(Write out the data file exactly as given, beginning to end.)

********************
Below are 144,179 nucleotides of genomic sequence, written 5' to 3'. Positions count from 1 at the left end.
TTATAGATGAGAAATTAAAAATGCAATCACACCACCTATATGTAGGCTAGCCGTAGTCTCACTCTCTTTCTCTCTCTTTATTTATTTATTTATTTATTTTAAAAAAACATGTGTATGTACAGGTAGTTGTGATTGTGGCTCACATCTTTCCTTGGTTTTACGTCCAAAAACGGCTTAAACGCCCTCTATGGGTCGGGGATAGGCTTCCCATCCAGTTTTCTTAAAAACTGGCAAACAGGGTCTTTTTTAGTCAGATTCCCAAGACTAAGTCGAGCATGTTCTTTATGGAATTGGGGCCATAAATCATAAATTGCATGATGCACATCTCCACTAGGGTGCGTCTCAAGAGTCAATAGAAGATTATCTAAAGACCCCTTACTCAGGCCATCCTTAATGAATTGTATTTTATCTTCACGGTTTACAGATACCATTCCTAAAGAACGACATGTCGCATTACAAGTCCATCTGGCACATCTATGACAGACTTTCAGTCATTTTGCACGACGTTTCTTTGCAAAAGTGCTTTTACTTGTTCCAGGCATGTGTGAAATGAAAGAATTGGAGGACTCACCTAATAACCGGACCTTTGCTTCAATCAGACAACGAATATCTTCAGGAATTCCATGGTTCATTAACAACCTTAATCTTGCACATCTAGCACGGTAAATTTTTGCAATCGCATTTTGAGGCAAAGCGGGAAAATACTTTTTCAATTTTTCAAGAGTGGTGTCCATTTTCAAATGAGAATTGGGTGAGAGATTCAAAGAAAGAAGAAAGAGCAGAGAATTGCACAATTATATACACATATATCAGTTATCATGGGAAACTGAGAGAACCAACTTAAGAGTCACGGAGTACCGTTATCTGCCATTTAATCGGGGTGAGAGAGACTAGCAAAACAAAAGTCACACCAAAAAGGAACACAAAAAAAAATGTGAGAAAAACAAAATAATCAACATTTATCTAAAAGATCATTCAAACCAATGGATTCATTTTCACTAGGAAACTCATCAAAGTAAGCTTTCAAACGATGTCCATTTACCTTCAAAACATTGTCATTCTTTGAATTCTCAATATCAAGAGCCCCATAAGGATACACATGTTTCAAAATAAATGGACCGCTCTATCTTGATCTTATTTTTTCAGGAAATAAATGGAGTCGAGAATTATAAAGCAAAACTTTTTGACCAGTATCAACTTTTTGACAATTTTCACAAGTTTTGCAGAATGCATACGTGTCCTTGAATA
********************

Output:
Below are 144,179 nucleotides of genomic sequence, written 5' to 3'. Positions count from 1 at the left end.
TTATAGATGAGAAATTAAAAATGCAATCACACCACCTATATGTAGGCTAGCCGTAGTCTCACTCTCTTTCTCTCTCTTTATTTATTTATTTATTTATTTTAAAAAAACATGTGTATGTACAGGTAGTTGTGATTGTGGCTCACATCTTTCCTTGGTTTTACGTCCAAAAACGGCTTAAACGCCCTCTATGGGTCGGGGATAGGCTTCCCATCCAGTTTTCTTAAAAACTGGCAAACAGGGTCTTTTTTAGTCAGATTCCCAAGACTAAGTCGAGCATGTTCTTTATGGAATTGGGGCCATAAATCATAAATTGCATGATGCACATCTCCACTAGGGTGCGTCTCAAGAGTCAATAGAAGATTATCTAAAGACCCCTTACTCAGGCCATCCTTAATGAATTGTATTTTATCTTCACGGTTTACAGATACCATTCCTAAAGAACGACATGTCGCATTACAAGTCCATCTGGCACATCTATGACAGACTTTCAGTCATTTTGCACGACGTTTCTTTGCAAAAGTGCTTTTACTTGTTCCAGGCATGTGTGAAATGAAAGAATTGGAGGACTCACCTAATAACCGGACCTTTGCTTCAATCAGACAACGAATATCTTCAGGAATTCCATGGTTCATTAACAACCTTAATCTTGCACATCTAGCACGGTAAATTTTTGCAATCGCATTTTGAGGCAAAGCGGGAAAATACTTTTTCAATTTTTCAAGAGTGGTGTCCATTTTCAAATGAGAATTGGGTGAGAGATTCAAAGAAAGAAGAAAGAGCAGAGAATTGCACAATTATATACACATATATCAGTTATCATGGGAAACTGAGAGAACCAACTTAAGAGTCACGGAGTACCGTTATCTGCCATTTAATCGGGGTGAGAGAGACTAGCAAAACAAAAGTCACACCAAAAAGGAACACAAAAAAAAATGTGAGAAAAACAAAATAATCAACATTTATCTAAAAGATCATTCAAACCAATGGATTCATTTTCACTAGGAAACTCATCAAAGTAAGCTTTCAAACGATGTCCATTTACCTTCAAAACATTGTCATTCTTTGAATTCTCAATATCAAGAGCCCCATAAGGATACACATGTTTCAAAATAAATGGACCGCTCTATCTTGATCTTATTTTTTCAGGAAATAAATGGAGTCGAGAATTATAAAGCAAAACTTTTTGACCAGTATCAACTTTTTGACAATTTTCACAAGTTTTGCAGAATGCATACGTGTCCTTGAATA